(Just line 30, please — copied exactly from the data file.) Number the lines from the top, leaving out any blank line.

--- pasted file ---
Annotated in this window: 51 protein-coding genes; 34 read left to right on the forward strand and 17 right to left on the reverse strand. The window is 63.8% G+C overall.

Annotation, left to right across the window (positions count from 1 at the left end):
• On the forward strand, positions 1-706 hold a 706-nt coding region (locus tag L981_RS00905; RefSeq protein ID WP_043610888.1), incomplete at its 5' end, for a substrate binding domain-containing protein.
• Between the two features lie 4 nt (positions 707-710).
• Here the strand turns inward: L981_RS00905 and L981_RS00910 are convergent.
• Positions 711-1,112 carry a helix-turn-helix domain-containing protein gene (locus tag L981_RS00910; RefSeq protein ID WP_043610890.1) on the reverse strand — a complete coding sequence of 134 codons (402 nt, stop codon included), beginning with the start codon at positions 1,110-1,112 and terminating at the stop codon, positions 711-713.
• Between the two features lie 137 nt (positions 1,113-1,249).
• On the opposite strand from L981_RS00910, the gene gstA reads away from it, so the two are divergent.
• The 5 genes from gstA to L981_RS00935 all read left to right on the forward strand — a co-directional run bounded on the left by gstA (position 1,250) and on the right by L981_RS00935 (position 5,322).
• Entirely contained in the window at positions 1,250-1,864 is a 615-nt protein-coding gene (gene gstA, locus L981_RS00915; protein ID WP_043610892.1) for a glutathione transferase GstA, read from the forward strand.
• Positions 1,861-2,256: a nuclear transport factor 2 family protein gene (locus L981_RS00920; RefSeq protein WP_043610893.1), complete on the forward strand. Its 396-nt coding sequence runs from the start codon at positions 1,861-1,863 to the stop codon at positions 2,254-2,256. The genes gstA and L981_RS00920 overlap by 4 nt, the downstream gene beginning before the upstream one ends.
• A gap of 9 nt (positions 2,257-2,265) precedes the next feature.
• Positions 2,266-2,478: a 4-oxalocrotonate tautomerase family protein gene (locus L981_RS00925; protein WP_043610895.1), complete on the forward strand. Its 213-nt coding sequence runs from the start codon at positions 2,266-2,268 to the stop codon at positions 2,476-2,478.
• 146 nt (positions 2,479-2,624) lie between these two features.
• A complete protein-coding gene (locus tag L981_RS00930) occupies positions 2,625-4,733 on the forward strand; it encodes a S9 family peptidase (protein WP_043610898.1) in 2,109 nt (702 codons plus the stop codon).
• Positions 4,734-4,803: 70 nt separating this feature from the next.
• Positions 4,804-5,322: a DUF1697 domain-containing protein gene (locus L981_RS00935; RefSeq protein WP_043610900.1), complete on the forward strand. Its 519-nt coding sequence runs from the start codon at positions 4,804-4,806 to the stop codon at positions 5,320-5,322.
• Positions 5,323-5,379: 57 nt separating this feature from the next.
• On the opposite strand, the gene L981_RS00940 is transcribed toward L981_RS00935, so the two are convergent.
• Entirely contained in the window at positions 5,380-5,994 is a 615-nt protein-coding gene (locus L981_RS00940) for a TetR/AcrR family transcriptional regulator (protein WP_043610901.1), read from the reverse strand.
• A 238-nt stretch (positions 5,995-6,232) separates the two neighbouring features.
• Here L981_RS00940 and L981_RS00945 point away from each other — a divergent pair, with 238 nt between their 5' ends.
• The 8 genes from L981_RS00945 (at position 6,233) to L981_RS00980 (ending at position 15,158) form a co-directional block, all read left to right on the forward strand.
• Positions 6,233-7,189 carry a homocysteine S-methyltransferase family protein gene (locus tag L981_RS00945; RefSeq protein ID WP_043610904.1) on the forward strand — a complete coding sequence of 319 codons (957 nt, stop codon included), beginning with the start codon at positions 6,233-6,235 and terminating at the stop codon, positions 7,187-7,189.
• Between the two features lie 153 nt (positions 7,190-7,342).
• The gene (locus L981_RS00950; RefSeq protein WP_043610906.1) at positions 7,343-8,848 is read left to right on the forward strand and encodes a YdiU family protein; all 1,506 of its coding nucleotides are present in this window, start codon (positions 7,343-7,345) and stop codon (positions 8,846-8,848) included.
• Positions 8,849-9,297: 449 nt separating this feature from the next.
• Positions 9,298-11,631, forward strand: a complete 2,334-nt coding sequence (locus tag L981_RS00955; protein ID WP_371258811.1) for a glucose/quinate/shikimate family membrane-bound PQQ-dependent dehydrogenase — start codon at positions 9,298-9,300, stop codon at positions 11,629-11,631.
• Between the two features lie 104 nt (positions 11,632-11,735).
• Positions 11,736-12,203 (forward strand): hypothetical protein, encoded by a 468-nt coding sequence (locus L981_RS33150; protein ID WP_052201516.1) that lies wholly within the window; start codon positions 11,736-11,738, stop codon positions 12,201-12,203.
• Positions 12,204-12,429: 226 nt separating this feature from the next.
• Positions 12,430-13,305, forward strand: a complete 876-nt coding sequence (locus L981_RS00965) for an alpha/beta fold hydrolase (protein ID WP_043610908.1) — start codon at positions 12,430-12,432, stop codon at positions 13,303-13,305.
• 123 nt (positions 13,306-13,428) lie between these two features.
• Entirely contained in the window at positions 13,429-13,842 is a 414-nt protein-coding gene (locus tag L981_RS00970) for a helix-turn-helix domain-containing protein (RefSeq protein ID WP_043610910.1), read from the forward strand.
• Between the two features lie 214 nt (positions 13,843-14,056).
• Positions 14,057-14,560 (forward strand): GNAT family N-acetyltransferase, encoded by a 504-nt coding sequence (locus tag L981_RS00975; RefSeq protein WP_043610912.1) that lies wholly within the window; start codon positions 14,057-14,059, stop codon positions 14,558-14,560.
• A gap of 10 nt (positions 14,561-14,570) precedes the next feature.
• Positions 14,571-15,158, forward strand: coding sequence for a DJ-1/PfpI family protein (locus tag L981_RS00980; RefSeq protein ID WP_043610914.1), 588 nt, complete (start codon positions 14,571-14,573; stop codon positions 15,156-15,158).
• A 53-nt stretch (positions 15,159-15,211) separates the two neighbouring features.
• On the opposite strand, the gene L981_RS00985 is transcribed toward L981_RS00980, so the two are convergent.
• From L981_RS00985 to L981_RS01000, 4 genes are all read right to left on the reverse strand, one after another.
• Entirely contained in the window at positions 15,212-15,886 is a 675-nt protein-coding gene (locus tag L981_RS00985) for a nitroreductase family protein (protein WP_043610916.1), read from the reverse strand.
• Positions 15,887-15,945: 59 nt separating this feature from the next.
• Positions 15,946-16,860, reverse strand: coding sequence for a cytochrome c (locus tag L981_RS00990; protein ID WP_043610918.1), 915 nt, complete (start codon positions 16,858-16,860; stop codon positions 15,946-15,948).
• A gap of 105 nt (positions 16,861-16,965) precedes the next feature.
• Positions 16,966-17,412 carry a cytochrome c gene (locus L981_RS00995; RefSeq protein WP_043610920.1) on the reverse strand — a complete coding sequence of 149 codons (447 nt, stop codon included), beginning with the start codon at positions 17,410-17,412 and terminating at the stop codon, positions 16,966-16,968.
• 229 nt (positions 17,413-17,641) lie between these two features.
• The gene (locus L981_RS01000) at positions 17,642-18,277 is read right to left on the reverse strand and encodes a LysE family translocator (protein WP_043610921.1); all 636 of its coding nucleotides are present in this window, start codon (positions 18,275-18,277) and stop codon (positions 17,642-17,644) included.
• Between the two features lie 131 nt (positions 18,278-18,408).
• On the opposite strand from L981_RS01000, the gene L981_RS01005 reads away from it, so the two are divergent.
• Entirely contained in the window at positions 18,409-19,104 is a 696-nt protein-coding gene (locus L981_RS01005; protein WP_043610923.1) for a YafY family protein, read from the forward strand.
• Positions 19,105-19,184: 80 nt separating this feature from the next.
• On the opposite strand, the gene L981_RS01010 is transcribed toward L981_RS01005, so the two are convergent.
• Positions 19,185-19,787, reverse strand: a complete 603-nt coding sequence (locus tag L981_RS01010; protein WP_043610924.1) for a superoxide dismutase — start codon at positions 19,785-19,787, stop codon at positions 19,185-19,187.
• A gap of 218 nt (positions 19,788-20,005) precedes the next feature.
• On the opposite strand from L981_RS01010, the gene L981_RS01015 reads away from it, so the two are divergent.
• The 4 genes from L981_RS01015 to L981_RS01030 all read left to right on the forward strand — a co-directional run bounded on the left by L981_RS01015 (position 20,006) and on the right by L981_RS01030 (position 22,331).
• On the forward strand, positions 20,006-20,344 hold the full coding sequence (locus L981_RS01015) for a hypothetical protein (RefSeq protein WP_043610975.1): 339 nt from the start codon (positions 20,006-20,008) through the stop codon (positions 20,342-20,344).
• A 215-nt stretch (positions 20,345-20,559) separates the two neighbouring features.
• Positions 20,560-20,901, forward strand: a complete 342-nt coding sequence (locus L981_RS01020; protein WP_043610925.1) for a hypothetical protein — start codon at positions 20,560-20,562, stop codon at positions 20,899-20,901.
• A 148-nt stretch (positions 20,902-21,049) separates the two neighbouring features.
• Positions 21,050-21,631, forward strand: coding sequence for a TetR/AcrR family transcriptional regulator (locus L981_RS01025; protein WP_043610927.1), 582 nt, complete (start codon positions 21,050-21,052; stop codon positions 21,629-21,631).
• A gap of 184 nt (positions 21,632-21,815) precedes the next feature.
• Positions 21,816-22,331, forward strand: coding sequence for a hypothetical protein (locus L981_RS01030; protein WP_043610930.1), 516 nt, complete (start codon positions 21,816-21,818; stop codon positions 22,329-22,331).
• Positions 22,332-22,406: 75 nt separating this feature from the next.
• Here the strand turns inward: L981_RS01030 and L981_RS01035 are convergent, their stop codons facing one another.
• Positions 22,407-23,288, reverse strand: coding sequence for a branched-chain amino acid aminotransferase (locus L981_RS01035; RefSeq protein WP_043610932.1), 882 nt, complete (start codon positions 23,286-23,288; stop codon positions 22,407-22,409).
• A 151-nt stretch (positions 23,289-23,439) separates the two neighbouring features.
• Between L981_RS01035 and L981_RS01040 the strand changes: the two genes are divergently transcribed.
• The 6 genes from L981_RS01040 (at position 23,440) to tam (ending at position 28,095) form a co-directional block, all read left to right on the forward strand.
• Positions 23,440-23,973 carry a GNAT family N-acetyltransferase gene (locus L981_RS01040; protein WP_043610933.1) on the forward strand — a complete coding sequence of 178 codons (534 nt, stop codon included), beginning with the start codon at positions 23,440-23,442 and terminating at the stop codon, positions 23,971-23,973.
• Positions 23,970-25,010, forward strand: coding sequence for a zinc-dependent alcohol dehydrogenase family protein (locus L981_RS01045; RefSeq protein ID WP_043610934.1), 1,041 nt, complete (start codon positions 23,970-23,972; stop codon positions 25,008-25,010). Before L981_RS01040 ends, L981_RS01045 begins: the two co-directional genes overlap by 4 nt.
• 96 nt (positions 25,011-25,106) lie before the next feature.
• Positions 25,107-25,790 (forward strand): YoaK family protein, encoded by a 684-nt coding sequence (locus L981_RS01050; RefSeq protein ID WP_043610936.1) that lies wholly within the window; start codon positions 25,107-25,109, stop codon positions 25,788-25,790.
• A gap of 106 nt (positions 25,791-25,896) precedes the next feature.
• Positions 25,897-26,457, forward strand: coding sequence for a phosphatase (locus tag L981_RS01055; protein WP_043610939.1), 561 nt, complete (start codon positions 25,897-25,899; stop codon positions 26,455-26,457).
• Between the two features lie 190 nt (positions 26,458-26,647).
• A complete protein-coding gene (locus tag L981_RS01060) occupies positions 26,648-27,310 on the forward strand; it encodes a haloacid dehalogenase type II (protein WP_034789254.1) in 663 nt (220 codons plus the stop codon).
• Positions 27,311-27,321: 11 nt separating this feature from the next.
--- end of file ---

• Positions 11,736-12,203 (forward strand): hypothetical protein, encoded by a 468-nt coding sequence (locus L981_RS33150; protein ID WP_052201516.1) that lies wholly within the window; start codon positions 11,736-11,738, stop codon positions 12,201-12,203.